It’s Easter weekend and with fine weather predicted, a flotilla of small pleasure boats, along with a number of jet skiers and wind surfers are expected to venture out into the deep waters of the Moray and Cromarty Firths.
Hundreds of others will prefer to stay on terra-firma, making good use of the many golden sandy beaches that fringe the firths to go for a walk instead.
While their aim is to have fun and relax, for the 18-strong team who form the RNLI crew of the Trent Class Invergordon Lifeboat – the Douglas Aikman Smith – it’s a different story.
They’ll be listening out in case their pager, alerting them to a mayday and possible rescue, goes off as this weekend may well be the first of several busy weekends for them.
As crew member Michael MacDonald explained, the combination of better weather and holidays can sometimes lead to trouble.
“We have a big area to cover which stretches from Helmsdale to Burghead which takes in a few tricky sandbanks such as the one in Nairn.
“People don’t set out with the aim of having to be rescued but it happens quite a lot because they aren’t aware that they are perhaps walking on a sandbank and can get cut off by the tide.
“We had a pretty tricky rescue last year when three people, in their late teens/early 20s got stuck on the North Sutor.”
The impressive but steep cliffs form one half of the gateway to the Cromarty Firth and are said to be a familiar landmark to mariners.
“I was doing a spot of shopping in the supermarket at tea-time when my pager went off,” said Michael, 34, who on average takes just seven minutes to get from his home in Alness to the RNLI station on Shore Road, Invergordon.
“The lifeboat was launched and when we got there we could see them stuck about 60ft up the cliffs. They’d been on the beach and decided to see how high they could climb.
“It’s a rocky outcrop, not designed for walking up and with no paths, so they got stuck.
“We deployed two crew members using a small inflatable boat but because there were rocks falling down it wasn’t safe to scale the cliff so we had to ask the Coastguard to send the Sea King 137 helicopter from Lossiemouth.
“Despite being a tricky operation for the winchman, he managed to winch them down on to the beach and from there we got them onboard the lifeboat and back to Invergordon.”
Michael, who has been part of the RNLI crew for eight years and works for Open Reach BT, says every call out or ‘shout’ they get is different, but in the 40 years since there’s been a lifeboat based at Invergordon, they’ve witnessed quite a few changes.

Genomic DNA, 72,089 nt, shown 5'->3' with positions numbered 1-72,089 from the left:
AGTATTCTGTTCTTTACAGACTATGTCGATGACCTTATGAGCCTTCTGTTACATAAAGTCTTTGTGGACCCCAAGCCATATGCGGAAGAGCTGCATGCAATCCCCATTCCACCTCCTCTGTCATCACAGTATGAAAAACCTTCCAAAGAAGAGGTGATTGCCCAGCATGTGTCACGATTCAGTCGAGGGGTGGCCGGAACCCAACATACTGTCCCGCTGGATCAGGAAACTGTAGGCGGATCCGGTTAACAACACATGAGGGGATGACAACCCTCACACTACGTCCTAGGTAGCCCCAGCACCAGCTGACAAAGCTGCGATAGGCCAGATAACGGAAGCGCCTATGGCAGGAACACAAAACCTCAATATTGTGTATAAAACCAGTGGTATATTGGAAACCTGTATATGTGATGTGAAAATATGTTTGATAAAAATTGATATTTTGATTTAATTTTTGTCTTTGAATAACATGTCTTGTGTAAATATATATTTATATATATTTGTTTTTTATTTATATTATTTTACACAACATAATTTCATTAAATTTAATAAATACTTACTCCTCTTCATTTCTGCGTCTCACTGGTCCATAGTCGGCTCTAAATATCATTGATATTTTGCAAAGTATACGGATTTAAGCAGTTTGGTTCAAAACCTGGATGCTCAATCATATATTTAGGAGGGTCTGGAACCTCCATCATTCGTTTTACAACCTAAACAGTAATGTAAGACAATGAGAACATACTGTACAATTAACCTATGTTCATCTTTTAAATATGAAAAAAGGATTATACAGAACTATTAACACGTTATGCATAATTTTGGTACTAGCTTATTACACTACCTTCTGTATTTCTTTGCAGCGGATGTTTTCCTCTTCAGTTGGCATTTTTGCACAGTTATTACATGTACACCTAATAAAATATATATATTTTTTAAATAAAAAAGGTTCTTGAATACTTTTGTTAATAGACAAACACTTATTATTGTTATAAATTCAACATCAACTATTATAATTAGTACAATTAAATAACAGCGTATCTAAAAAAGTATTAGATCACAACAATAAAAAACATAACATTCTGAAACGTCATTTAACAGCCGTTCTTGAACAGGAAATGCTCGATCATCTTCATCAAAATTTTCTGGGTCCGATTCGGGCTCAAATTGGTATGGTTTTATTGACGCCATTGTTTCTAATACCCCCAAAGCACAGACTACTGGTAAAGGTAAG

“The nearest lifeboat station used to be at Cromarty but in the early 1970s, when the oil industry was taking off, it was decided to relocate the lifeboat to where the main action was,” said Michael.
“Much of our launches are connected to fishing vessels which have engine issues or crew illness, but we also go to rigs and platforms in the North Sea to get workers who have taken ill back on land.
“Over the years there’s been several memorable incidents we’ve been called to including a mayday from the Est cargo ship which, shortly after leaving Invergordon, was subject to an attempted hostage takeover when one crew member, armed with an axe and various weapons, threatened the rest of the crew.”
The six-hour drama unfolded a mile from shore and despite gale-force winds and freezing temperatures, some of the crew had to jump into the water to escape.
“The lifeboat was also one of three called to the crash scene in 2012 when two Tornado jets collided over the Moray Firth near Helmsdale.
“It was slightly foggy that day but we spent hours doing everything we could to find people or debris in the water.”
Three airmen died that day. Their colleagues went on to raise money for the lifeboats which went to the rescue of the downed fliers who lost their lives as a result of the mid-air collision during a training exercise on July 3, 2012.
To thank the lifeboat stations involved, RAF personnel raised more than £3,000 which was shared between three local stations.
“Members of the public are often surprised to learn that the RNLI is entirely funded by public donations, we don’t receive any Government funding at all,” said Michael.
“We are not in this for the thanks, but to save lives at sea.
“We do get the occasional letter of thanks but people are mostly embarrassed about having to be rescued.”
This year, the RNLI, founded by Sir William Hillary celebrates its 190th anniversary while the Invergordon station celebrates its 40th anniversary.
The all-weather Trent Lifeboat was bought in 1996 for almost £1.5million, thanks to the generous bequest of the late Douglas Aikman Smith, owner of a laundry and dry cleaning business, and whom the boat is named after.
Measuring nearly 46ft, she has been designed to self-right in approximately six seconds in the event of capsize.
Powered by twin diesel engines with a BHP of 860 each, she can cut across the waves at 25 knots and has an operational range of 250 nautical miles.
“It can be flat calm here but once you are out of the shelter of the Cromarty Firth it can be a different world,” said Michael.
“Because of its flotation qualities the boat can be quite bouncy and when the sea is wild it’s not unusual to drop 12-15ft feet with a wave which takes a bit of getting used to.”
While the crew, who apart from full-time mechanic Kevin Dent are all volunteers with a diverse range of occupations ranging from engineers to distillery worker and hotel manager, are seated in the wheelhouse, up to 10 survivors can be housed in the cabin below.
“Being a volunteer can take a big chunk out of your life – my partner will tell you I’m here every day, but generally we train at least one evening a week practising everything from working with the helicopter to man overboard situations.
“Between the crew and those involved behind the scenes, it’s a great team to be a part of.”